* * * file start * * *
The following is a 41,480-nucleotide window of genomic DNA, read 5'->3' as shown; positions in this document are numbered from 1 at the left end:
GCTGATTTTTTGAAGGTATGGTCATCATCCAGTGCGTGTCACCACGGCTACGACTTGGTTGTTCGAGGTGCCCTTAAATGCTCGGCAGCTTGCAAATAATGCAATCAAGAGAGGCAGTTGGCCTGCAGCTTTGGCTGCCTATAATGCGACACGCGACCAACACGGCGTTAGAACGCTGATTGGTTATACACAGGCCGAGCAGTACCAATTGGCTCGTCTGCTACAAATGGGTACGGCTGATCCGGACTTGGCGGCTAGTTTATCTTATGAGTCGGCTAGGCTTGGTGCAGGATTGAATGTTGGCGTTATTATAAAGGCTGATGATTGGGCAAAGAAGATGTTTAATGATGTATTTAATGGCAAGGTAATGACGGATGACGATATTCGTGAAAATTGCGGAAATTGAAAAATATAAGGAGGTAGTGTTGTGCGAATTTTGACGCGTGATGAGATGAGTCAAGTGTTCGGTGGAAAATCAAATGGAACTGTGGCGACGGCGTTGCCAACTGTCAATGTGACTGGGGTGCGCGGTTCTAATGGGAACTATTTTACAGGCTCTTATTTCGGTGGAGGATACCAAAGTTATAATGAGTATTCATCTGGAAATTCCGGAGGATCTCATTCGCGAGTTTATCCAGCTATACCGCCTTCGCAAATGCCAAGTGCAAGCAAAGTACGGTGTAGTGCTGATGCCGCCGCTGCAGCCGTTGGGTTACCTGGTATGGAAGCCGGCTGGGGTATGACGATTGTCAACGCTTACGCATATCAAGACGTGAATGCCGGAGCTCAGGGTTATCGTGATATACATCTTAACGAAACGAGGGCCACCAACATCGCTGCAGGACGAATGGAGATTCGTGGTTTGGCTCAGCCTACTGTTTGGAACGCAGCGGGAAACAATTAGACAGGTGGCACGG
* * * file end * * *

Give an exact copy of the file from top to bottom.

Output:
The following is a 41,480-nucleotide window of genomic DNA, read 5'->3' as shown; positions in this document are numbered from 1 at the left end:
GCTGATTTTTTGAAGGTATGGTCATCATCCAGTGCGTGTCACCACGGCTACGACTTGGTTGTTCGAGGTGCCCTTAAATGCTCGGCAGCTTGCAAATAATGCAATCAAGAGAGGCAGTTGGCCTGCAGCTTTGGCTGCCTATAATGCGACACGCGACCAACACGGCGTTAGAACGCTGATTGGTTATACACAGGCCGAGCAGTACCAATTGGCTCGTCTGCTACAAATGGGTACGGCTGATCCGGACTTGGCGGCTAGTTTATCTTATGAGTCGGCTAGGCTTGGTGCAGGATTGAATGTTGGCGTTATTATAAAGGCTGATGATTGGGCAAAGAAGATGTTTAATGATGTATTTAATGGCAAGGTAATGACGGATGACGATATTCGTGAAAATTGCGGAAATTGAAAAATATAAGGAGGTAGTGTTGTGCGAATTTTGACGCGTGATGAGATGAGTCAAGTGTTCGGTGGAAAATCAAATGGAACTGTGGCGACGGCGTTGCCAACTGTCAATGTGACTGGGGTGCGCGGTTCTAATGGGAACTATTTTACAGGCTCTTATTTCGGTGGAGGATACCAAAGTTATAATGAGTATTCATCTGGAAATTCCGGAGGATCTCATTCGCGAGTTTATCCAGCTATACCGCCTTCGCAAATGCCAAGTGCAAGCAAAGTACGGTGTAGTGCTGATGCCGCCGCTGCAGCCGTTGGGTTACCTGGTATGGAAGCCGGCTGGGGTATGACGATTGTCAACGCTTACGCATATCAAGACGTGAATGCCGGAGCTCAGGGTTATCGTGATATACATCTTAACGAAACGAGGGCCACCAACATCGCTGCAGGACGAATGGAGATTCGTGGTTTGGCTCAGCCTACTGTTTGGAACGCAGCGGGAAACAATTAGACAGGTGGCACGG